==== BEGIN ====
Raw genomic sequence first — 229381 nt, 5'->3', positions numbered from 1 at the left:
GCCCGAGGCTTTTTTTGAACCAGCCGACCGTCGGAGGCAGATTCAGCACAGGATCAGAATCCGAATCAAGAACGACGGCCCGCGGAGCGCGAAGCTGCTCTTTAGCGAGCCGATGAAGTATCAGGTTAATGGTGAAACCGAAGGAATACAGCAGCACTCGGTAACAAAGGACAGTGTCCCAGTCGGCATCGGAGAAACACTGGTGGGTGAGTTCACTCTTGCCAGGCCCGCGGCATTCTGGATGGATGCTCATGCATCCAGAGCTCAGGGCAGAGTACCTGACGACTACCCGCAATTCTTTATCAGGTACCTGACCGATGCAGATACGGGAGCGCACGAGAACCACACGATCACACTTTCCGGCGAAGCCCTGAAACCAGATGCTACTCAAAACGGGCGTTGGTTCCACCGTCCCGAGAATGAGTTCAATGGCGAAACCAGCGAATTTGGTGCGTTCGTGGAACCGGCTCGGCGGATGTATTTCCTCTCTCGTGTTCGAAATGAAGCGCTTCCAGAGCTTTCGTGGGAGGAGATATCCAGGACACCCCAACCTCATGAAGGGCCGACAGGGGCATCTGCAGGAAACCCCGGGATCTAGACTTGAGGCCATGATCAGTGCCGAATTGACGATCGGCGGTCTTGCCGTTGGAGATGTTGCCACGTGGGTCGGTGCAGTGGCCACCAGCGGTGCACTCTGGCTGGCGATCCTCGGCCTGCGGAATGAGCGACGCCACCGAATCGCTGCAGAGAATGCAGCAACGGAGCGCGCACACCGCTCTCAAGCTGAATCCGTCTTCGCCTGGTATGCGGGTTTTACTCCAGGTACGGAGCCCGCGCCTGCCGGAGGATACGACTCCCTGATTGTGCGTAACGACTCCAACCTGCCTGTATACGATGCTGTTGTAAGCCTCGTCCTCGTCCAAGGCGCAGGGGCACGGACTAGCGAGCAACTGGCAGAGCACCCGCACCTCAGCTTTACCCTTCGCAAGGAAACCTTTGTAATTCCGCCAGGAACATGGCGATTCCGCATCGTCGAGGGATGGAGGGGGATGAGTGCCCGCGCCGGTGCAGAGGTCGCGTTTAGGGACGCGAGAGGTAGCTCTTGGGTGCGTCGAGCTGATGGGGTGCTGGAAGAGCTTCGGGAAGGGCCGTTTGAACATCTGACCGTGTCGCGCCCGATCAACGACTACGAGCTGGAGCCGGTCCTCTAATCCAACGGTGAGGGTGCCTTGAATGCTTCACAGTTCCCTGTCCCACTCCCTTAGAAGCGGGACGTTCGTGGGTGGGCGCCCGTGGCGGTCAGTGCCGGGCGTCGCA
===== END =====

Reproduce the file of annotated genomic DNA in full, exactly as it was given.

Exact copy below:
Raw genomic sequence first — 229381 nt, 5'->3', positions numbered from 1 at the left:
GCCCGAGGCTTTTTTTGAACCAGCCGACCGTCGGAGGCAGATTCAGCACAGGATCAGAATCCGAATCAAGAACGACGGCCCGCGGAGCGCGAAGCTGCTCTTTAGCGAGCCGATGAAGTATCAGGTTAATGGTGAAACCGAAGGAATACAGCAGCACTCGGTAACAAAGGACAGTGTCCCAGTCGGCATCGGAGAAACACTGGTGGGTGAGTTCACTCTTGCCAGGCCCGCGGCATTCTGGATGGATGCTCATGCATCCAGAGCTCAGGGCAGAGTACCTGACGACTACCCGCAATTCTTTATCAGGTACCTGACCGATGCAGATACGGGAGCGCACGAGAACCACACGATCACACTTTCCGGCGAAGCCCTGAAACCAGATGCTACTCAAAACGGGCGTTGGTTCCACCGTCCCGAGAATGAGTTCAATGGCGAAACCAGCGAATTTGGTGCGTTCGTGGAACCGGCTCGGCGGATGTATTTCCTCTCTCGTGTTCGAAATGAAGCGCTTCCAGAGCTTTCGTGGGAGGAGATATCCAGGACACCCCAACCTCATGAAGGGCCGACAGGGGCATCTGCAGGAAACCCCGGGATCTAGACTTGAGGCCATGATCAGTGCCGAATTGACGATCGGCGGTCTTGCCGTTGGAGATGTTGCCACGTGGGTCGGTGCAGTGGCCACCAGCGGTGCACTCTGGCTGGCGATCCTCGGCCTGCGGAATGAGCGACGCCACCGAATCGCTGCAGAGAATGCAGCAACGGAGCGCGCACACCGCTCTCAAGCTGAATCCGTCTTCGCCTGGTATGCGGGTTTTACTCCAGGTACGGAGCCCGCGCCTGCCGGAGGATACGACTCCCTGATTGTGCGTAACGACTCCAACCTGCCTGTATACGATGCTGTTGTAAGCCTCGTCCTCGTCCAAGGCGCAGGGGCACGGACTAGCGAGCAACTGGCAGAGCACCCGCACCTCAGCTTTACCCTTCGCAAGGAAACCTTTGTAATTCCGCCAGGAACATGGCGATTCCGCATCGTCGAGGGATGGAGGGGGATGAGTGCCCGCGCCGGTGCAGAGGTCGCGTTTAGGGACGCGAGAGGTAGCTCTTGGGTGCGTCGAGCTGATGGGGTGCTGGAAGAGCTTCGGGAAGGGCCGTTTGAACATCTGACCGTGTCGCGCCCGATCAACGACTACGAGCTGGAGCCGGTCCTCTAATCCAACGGTGAGGGTGCCTTGAATGCTTCACAGTTCCCTGTCCCACTCCCTTAGAAGCGGGACGTTCGTGGGTGGGCGCCCGTGGCGGTCAGTGCCGGGCGTCGCA